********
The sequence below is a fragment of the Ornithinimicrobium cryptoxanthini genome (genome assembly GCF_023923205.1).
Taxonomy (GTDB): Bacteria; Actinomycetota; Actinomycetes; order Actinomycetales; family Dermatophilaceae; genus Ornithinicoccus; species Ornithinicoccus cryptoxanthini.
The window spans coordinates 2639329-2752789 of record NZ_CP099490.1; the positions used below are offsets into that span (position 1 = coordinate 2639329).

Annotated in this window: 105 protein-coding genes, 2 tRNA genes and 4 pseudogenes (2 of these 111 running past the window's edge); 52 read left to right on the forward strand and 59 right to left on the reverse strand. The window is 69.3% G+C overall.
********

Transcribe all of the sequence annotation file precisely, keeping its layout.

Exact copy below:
The sequence below is a fragment of the Ornithinimicrobium cryptoxanthini genome (genome assembly GCF_023923205.1).
Taxonomy (GTDB): Bacteria; Actinomycetota; Actinomycetes; order Actinomycetales; family Dermatophilaceae; genus Ornithinicoccus; species Ornithinicoccus cryptoxanthini.
The window spans coordinates 2639329-2752789 of record NZ_CP099490.1; the positions used below are offsets into that span (position 1 = coordinate 2639329).

Annotated in this window: 105 protein-coding genes, 2 tRNA genes and 4 pseudogenes (2 of these 111 running past the window's edge); 52 read left to right on the forward strand and 59 right to left on the reverse strand. The window is 69.3% G+C overall.